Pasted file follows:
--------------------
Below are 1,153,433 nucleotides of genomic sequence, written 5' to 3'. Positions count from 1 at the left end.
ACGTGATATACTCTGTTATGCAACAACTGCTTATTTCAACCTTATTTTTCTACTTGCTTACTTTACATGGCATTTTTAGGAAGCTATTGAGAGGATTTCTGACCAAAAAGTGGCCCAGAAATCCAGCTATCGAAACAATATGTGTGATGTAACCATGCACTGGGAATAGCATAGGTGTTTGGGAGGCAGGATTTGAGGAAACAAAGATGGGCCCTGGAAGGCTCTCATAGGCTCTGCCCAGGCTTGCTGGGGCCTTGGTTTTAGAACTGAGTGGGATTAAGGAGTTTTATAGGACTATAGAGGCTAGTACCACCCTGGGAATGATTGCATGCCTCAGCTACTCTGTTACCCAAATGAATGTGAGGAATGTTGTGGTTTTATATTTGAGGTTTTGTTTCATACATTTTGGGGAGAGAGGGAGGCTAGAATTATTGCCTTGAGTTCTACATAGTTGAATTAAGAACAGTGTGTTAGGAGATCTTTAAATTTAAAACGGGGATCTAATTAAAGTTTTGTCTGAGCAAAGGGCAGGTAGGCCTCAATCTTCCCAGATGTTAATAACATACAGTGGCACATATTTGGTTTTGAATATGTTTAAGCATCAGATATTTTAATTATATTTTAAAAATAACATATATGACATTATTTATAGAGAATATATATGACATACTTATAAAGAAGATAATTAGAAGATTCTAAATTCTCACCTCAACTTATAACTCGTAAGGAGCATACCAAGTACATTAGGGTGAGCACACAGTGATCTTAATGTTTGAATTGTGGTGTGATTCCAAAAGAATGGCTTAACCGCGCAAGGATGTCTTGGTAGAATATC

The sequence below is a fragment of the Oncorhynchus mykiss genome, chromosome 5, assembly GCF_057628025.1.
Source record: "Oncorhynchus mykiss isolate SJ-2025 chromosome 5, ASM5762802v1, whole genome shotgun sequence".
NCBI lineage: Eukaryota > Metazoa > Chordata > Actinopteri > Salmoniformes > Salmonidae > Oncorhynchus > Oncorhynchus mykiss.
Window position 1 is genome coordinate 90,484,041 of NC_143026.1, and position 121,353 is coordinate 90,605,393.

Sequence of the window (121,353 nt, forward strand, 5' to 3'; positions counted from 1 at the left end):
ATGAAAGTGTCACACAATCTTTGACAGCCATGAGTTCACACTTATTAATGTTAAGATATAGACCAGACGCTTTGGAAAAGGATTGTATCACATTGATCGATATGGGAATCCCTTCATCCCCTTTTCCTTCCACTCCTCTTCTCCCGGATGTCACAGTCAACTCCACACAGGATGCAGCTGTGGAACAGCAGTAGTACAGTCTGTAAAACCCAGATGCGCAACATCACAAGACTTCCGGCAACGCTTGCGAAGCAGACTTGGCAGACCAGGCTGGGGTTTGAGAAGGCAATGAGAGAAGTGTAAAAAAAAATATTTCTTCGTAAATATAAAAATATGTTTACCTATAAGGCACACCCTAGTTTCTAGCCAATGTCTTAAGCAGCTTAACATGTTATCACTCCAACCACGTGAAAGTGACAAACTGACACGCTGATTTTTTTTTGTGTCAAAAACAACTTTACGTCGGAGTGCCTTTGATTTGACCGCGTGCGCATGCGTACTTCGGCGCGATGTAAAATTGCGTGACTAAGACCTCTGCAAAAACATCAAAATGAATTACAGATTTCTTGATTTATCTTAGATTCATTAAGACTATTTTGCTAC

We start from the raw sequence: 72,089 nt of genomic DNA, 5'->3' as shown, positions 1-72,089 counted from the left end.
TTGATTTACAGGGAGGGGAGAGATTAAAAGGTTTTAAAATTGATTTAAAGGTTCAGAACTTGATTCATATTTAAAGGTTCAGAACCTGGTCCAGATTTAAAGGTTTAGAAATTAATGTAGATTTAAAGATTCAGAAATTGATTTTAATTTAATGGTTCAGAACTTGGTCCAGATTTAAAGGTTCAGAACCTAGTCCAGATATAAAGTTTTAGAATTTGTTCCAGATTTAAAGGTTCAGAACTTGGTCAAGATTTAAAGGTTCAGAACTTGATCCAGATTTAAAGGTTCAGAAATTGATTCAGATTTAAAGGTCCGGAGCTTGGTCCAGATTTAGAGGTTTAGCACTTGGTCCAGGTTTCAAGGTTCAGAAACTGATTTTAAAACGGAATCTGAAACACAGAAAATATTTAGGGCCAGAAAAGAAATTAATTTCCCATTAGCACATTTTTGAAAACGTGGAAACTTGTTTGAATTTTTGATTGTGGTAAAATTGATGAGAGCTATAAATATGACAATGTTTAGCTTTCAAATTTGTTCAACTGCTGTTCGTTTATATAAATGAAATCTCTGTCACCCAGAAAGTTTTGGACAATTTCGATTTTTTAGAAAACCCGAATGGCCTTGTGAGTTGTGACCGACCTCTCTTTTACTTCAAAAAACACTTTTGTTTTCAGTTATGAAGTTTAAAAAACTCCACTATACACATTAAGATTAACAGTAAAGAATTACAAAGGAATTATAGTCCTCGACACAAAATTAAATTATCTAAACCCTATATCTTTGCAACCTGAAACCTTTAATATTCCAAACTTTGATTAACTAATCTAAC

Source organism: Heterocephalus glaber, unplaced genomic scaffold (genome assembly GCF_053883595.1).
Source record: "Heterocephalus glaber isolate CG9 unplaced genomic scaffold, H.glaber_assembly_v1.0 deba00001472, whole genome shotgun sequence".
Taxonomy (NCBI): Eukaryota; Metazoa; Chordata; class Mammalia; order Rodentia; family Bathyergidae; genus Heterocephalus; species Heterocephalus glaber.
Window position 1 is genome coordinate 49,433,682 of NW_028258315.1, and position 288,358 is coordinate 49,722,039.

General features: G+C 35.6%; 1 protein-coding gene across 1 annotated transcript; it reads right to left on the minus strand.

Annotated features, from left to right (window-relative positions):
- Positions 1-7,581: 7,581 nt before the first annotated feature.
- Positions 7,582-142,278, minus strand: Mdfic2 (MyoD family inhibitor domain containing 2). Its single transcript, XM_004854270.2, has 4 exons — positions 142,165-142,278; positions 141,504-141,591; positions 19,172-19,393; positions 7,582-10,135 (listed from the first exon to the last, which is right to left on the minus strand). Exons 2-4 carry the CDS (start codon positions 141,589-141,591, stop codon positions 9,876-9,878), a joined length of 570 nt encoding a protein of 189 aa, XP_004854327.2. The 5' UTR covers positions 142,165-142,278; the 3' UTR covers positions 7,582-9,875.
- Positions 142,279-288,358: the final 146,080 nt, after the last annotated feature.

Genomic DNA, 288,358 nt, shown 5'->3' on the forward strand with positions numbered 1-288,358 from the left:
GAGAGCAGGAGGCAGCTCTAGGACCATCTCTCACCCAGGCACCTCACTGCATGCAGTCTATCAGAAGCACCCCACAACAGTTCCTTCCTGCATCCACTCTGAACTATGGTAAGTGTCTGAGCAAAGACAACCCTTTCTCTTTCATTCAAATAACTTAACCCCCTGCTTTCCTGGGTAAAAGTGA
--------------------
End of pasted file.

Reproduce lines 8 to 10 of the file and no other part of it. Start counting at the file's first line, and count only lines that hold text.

ATGAAAGTGTCACACAATCTTTGACAGCCATGAGTTCACACTTATTAATGTTAAGATATAGACCAGACGCTTTGGAAAAGGATTGTATCACATTGATCGATATGGGAATCCCTTCATCCCCTTTTCCTTCCACTCCTCTTCTCCCGGATGTCACAGTCAACTCCACACAGGATGCAGCTGTGGAACAGCAGTAGTACAGTCTGTAAAACCCAGATGCGCAACATCACAAGACTTCCGGCAACGCTTGCGAAGCAGACTTGGCAGACCAGGCTGGGGTTTGAGAAGGCAATGAGAGAAGTGTAAAAAAAAATATTTCTTCGTAAATATAAAAATATGTTTACCTATAAGGCACACCCTAGTTTCTAGCCAATGTCTTAAGCAGCTTAACATGTTATCACTCCAACCACGTGAAAGTGACAAACTGACACGCTGATTTTTTTTTGTGTCAAAAACAACTTTACGTCGGAGTGCCTTTGATTTGACCGCGTGCGCATGCGTACTTCGGCGCGATGTAAAATTGCGTGACTAAGACCTCTGCAAAAACATCAAAATGAATTACAGATTTCTTGATTTATCTTAGATTCATTAAGACTATTTTGCTAC

We start from the raw sequence: 72,089 nt of genomic DNA, 5'->3' as shown, positions 1-72,089 counted from the left end.
TTGATTTACAGGGAGGGGAGAGATTAAAAGGTTTTAAAATTGATTTAAAGGTTCAGAACTTGATTCATATTTAAAGGTTCAGAACCTGGTCCAGATTTAAAGGTTTAGAAATTAATGTAGATTTAAAGATTCAGAAATTGATTTTAATTTAATGGTTCAGAACTTGGTCCAGATTTAAAGGTTCAGAACCTAGTCCAGATATAAAGTTTTAGAATTTGTTCCAGATTTAAAGGTTCAGAACTTGGTCAAGATTTAAAGGTTCAGAACTTGATCCAGATTTAAAGGTTCAGAAATTGATTCAGATTTAAAGGTCCGGAGCTTGGTCCAGATTTAGAGGTTTAGCACTTGGTCCAGGTTTCAAGGTTCAGAAACTGATTTTAAAACGGAATCTGAAACACAGAAAATATTTAGGGCCAGAAAAGAAATTAATTTCCCATTAGCACATTTTTGAAAACGTGGAAACTTGTTTGAATTTTTGATTGTGGTAAAATTGATGAGAGCTATAAATATGACAATGTTTAGCTTTCAAATTTGTTCAACTGCTGTTCGTTTATATAAATGAAATCTCTGTCACCCAGAAAGTTTTGGACAATTTCGATTTTTTAGAAAACCCGAATGGCCTTGTGAGTTGTGACCGACCTCTCTTTTACTTCAAAAAACACTTTTGTTTTCAGTTATGAAGTTTAAAAAACTCCACTATACACATTAAGATTAACAGTAAAGAATTACAAAGGAATTATAGTCCTCGACACAAAATTAAATTATCTAAACCCTATATCTTTGCAACCTGAAACCTTTAATATTCCAAACTTTGATTAACTAATCTAAC